I’ve finally wrapped my head around the blocks, views, and content construction kit model for Drupal, which we’re going to be using for the upcoming relaunch of the Poughkeepsie Farm Project website (you can see the work in progress here). It took a number of days to make a mental breakthrough that let me understand what it was that Drupal wanted me to do to get results. The big break through was getting that custom content types is really what I wanted and then how to use views to display them correctly.
The exercise was one of programming with constraints. As a veteran software developer, I’m used to getting a blank page where I can happily build up features from scratch. That has the advantage of the end product doing exactly what I want, but has the disadvantage of having to do everything from scratch. While from scratch is often satisfying, it’s also often really tedious. By the time you’ve written your 3rd password reset system for a web application, you’ll feel that way as well. Life is too short to keep repeating yourself.
The alternative is something like the drupal approach. Start with a lot of the application done, and just complete the pieces you need for the project. As a veteran software developer, I’ve been there too. I’ve come into many a project late in the development cycle, and had to work inside the constraints that are already there because of decisions made in the past. These decisions might have been based on money, expertise, timing, politics, or any number of other reasons. At the end of the day it doesn’t really matter, you just have to accept what is, and figure out how to work with it.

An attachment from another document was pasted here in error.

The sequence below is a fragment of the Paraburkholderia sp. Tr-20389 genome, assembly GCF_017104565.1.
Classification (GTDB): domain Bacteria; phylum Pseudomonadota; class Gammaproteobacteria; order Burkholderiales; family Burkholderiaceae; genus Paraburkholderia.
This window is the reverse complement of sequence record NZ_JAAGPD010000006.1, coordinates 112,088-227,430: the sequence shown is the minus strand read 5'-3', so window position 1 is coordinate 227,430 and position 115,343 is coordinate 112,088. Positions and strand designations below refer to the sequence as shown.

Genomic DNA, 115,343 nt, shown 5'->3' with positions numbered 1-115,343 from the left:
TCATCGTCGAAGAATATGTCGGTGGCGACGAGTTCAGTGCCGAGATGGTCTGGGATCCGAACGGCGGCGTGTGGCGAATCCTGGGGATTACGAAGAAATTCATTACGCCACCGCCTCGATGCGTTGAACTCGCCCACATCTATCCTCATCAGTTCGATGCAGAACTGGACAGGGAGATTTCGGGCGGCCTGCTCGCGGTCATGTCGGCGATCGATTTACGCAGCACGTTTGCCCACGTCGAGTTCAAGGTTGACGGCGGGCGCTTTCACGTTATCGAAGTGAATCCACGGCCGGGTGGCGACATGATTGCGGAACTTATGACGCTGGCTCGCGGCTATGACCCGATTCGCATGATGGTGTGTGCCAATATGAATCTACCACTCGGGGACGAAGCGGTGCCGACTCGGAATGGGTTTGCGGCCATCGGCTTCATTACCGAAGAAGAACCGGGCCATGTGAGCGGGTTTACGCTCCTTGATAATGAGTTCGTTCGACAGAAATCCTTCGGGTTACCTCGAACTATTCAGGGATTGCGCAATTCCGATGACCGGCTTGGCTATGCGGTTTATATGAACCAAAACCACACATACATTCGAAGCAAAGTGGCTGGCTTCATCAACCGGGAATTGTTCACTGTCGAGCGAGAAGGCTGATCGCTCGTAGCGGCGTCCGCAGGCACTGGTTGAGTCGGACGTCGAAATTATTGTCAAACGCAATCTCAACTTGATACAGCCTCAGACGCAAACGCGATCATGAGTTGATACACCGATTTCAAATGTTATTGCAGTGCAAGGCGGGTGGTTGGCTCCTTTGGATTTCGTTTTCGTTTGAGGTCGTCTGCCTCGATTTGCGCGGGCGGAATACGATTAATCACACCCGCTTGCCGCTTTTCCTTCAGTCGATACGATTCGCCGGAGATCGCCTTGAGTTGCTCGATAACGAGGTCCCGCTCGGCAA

Building on top of a framework like Drupal is like being brought in late on a project, where the rest of your team is the drupal community. They made decisions on how things will work, and you just need to figure out what those were, and if you can work constructively inside those contraints. It’s a different skill than the “from scratch” skill, but is just a valuable. The real world has a lot more half finished projects out there than blank slates.
People love to complain about frameworks, especially tech folks, because they feel the constraints are hampering their productivity. As any tech person knows, when you switch up what you are working on substantially, you go through the “wow I’m stupid” phase again. Your output suffers, and you feel like you are never making any forward progress. It takes weeks to months to get familiar enough with the new skill set, and actually start creating anything of value. No one likes to feel stupid, so a very standard reaction is to lash out at the tools, say they are the issue, and go back to your comfort zone. You get a lot of hating in tech on exactly that. But not all frameworks or tools are bad, and writing things off as evil because you never invested the time to understand how they work are as silly in web frameworks as they are with compound miter saws and belt sanders.
At some point in the next couple of months I’m going to write up my own “getting your head around drupal” blog post, because I have to admit I did it by brute force. Eventually I got enough insites to start getting productive. It took a while. I’ve been actively working on the farm site since september, and did a whole drupal layout back in the sprint just to kick the tires. But overall, this was definitely worth it, and I’m quite happy with the output levels I’m getting now.